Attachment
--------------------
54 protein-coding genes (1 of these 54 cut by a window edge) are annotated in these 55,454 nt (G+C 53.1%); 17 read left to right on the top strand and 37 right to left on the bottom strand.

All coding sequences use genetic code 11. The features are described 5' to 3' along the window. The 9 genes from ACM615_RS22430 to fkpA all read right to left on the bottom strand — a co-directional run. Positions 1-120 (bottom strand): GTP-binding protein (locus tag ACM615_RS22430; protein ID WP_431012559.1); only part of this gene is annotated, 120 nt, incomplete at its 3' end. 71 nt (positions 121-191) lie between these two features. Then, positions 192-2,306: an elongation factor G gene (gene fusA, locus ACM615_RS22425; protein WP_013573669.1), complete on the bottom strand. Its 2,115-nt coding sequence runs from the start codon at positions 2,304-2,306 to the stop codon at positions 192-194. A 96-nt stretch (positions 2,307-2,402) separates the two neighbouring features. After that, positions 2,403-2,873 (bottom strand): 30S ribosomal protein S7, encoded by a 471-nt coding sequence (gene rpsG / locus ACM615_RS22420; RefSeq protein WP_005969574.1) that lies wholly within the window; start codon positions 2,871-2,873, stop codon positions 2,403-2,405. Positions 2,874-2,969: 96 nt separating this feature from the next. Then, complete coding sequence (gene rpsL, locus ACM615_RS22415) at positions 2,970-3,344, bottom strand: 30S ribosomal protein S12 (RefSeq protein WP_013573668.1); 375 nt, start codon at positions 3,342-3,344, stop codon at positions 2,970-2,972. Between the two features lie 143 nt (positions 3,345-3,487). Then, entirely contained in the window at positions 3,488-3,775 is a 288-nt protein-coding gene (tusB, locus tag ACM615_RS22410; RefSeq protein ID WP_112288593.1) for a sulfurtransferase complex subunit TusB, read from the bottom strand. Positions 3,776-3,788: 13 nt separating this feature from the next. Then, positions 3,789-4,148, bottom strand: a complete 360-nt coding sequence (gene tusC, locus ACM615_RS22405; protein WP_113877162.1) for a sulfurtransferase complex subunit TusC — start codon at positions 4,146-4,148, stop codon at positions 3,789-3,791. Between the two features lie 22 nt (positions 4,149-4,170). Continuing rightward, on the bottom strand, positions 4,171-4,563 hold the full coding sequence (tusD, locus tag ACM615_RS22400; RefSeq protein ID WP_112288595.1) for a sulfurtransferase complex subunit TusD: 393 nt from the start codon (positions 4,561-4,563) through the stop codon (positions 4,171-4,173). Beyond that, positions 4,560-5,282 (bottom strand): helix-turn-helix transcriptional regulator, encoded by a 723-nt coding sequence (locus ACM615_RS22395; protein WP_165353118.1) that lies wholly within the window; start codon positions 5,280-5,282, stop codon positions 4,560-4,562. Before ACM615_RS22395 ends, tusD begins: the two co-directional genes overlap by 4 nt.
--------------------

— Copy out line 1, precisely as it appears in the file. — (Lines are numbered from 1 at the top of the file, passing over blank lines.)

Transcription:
54 protein-coding genes (1 of these 54 cut by a window edge) are annotated in these 55,454 nt (G+C 53.1%); 17 read left to right on the top strand and 37 right to left on the bottom strand.